Sunday, September 28, 2008


Ed Freeman

You're an 18 or 19 year old kid. You're critically wounded, and dying
in the jungle in the Ia Drang Valley, 11-14-1965. LZ Xray , Vietnam .

Your Infantry Unit is outnumbered 8 - 1, and the enemy fire is so
intense, from 100 or 200 yards away, that your own Infantry
Commander has ordered the MediVac helicopters to stop coming in.

You're lying there, listening to the enemy machine guns, and you
know you're not getting out. Your family is 1/2 way around the
world, 12,000 miles away, and you'll never see them again.

As the world starts to fade in and out, you know this is the day.
Then, over the machine gun noise, you faintly hear that sound of
a helicopter, and you look up to see a Huey, but it doesn't seem
real, because no Medi-Vac markings are on it. Ed Freeman is
coming for you. He's not Medi-Vac, so it's not his job, but he's
flying his Huey down into the machine gun fire, after the
Medi-Vacs were ordered not to come. He's coming anyway.

And he drops it in, lands his Huey Helicopter and sits there in the
middle of heavy intense machine gun fire, as they load 2 or 3 of
you on board. Then he flies you up and out through the gunfire,
to the Doctors and Nurses.

And, he kept coming back...... 13 more times..... and took about 30
of you and your buddies out, who would never have gotten out.

Medal of Honor Recipient Ed Freeman died last Wednesday at the
age of 80, in Boise , ID ......

Thank You Ed Freeman...for YOUR SERVICE and
May God Rest his Soul...
I Can Still Hear Their Cries, Even In My Sleep...
Journey Into PTSD: by E. Everett McFall

We are looking for special guest to appear on ourweekly radio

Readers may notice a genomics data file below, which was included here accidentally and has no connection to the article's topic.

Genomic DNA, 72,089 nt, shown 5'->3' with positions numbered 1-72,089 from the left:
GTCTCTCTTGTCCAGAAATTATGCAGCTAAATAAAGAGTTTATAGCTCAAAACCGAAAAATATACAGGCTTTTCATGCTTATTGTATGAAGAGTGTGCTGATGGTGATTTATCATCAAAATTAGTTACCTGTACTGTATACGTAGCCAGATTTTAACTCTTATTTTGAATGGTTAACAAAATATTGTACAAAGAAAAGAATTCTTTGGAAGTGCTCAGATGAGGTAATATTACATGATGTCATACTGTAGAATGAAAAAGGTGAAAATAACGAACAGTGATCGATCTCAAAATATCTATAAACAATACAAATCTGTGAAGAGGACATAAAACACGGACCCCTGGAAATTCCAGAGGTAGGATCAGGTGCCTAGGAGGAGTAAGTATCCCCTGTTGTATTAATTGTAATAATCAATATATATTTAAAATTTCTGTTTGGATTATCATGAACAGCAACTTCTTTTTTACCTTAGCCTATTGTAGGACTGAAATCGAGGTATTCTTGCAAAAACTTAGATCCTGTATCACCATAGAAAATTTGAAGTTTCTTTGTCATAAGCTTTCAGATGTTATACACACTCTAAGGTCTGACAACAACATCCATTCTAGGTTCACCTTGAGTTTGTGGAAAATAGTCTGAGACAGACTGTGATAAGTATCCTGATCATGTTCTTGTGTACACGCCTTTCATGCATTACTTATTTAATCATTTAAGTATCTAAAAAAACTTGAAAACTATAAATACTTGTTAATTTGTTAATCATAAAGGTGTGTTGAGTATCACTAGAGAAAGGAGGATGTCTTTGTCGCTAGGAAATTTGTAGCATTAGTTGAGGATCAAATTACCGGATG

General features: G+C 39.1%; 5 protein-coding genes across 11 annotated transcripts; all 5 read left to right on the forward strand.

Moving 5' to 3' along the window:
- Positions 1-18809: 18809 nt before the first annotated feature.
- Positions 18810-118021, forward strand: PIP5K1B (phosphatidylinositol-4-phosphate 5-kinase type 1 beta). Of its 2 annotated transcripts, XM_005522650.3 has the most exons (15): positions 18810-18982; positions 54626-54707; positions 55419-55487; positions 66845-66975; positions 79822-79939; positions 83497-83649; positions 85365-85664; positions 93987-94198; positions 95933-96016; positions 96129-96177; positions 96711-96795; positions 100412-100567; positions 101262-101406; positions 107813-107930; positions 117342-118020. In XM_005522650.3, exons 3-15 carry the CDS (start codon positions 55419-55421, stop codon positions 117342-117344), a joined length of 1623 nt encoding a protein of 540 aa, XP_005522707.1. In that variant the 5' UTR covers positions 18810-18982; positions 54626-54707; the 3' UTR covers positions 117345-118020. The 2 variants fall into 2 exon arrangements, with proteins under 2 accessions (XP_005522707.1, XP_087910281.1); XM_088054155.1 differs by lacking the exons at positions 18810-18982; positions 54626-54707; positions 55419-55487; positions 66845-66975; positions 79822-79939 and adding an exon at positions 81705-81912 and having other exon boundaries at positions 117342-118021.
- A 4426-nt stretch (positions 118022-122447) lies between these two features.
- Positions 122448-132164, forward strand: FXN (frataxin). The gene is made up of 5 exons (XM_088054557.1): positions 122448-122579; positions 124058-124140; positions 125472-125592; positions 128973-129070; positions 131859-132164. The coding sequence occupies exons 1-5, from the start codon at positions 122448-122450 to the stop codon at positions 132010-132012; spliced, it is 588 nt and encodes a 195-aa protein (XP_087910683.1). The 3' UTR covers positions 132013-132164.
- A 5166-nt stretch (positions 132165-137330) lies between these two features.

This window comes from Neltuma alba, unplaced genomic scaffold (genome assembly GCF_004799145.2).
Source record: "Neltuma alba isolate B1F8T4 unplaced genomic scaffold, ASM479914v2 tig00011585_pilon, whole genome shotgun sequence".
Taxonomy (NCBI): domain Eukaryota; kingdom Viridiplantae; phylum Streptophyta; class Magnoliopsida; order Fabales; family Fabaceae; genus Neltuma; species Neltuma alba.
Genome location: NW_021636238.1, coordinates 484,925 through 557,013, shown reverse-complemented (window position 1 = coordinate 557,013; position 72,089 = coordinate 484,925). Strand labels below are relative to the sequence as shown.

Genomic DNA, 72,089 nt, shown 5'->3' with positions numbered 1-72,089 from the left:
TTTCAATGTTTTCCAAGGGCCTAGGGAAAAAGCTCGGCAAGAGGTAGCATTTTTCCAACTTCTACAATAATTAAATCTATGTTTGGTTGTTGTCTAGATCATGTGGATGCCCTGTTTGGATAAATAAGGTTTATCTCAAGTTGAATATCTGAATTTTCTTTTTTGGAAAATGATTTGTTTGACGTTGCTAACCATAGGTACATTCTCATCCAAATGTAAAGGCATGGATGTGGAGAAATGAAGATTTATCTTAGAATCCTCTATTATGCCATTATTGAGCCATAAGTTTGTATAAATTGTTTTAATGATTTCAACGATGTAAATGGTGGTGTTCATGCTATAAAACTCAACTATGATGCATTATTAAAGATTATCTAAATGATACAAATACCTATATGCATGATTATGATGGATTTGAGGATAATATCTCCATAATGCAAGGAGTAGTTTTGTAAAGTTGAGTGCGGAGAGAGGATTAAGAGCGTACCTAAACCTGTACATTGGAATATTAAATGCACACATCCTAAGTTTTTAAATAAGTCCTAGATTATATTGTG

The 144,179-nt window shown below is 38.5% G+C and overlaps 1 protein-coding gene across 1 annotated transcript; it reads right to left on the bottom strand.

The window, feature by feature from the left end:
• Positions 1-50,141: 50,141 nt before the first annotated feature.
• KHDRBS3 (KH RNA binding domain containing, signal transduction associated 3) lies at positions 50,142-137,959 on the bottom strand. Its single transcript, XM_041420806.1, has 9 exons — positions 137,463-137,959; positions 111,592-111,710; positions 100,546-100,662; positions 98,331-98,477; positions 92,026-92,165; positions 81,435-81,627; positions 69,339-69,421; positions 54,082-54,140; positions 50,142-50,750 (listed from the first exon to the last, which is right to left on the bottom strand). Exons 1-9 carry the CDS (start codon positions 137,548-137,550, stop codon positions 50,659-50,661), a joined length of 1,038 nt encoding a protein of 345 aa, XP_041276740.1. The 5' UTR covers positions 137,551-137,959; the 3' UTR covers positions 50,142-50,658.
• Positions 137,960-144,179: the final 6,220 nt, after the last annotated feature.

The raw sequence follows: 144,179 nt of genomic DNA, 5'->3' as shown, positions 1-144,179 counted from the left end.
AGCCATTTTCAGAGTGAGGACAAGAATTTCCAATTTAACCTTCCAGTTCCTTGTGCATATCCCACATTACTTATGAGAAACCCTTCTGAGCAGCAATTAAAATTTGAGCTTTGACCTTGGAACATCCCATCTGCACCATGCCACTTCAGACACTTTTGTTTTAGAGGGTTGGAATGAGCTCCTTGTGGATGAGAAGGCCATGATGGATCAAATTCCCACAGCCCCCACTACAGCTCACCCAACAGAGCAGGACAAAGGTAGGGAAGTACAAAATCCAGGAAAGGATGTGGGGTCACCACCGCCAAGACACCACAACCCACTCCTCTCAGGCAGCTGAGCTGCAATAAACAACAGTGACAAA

show broadcast, The Veterans' Forum.
Contact us at:

Thursday, September 25, 2008

VA Grants Disability to Military Veterans with Lou Gehrig’s Disease

The ALS Association Michigan Chapter's

678 Front St ------- 675 Big Beaver Rd
Suite 159 ------- Suite 207
Grand Rapids, MI 49504 ------- Troy, MI 48083
Fax: 616.459.4522 ------- Fax: 248.680.6541

Stacey Chase, Executive Director

VA Grants Disability and Health Benefits to Military
Veterans with Lou Gehrig’s Disease; The ALS Association
Michigan Chapter Calls New Policy a Historic Victory for Veterans

Troy, MI (September 25, 2008) - The Department of Veterans
Affairs published groundbreaking new regulations today that grant
military veterans diagnosed with Lou Gehrig’s Disease full access to
health and disability benefits, regardless of where or when they
served in the military. The new rules take effect immediately.

The decision to establish a presumption of service connection for ALS
(amyotrophic lateral sclerosis) is a tremendous victory for veterans
living with the disease and is the culmination of years of work by The
ALS Association to expand benefits for those diagnosed with the fatal
neurodegenerative disease made famous by baseball legend Lou Gehrig.

The Association has been the leading organization advocating for this
policy change at the VA for many years. In 2001, The Association
strongly supported the VA’s decision to grant benefits to veterans of
the 1991 Persian Gulf War and has championed legislative efforts to
build on that policy so that it applies to all veterans with ALS.

“We are so pleased to see the efforts of so many ALS advocates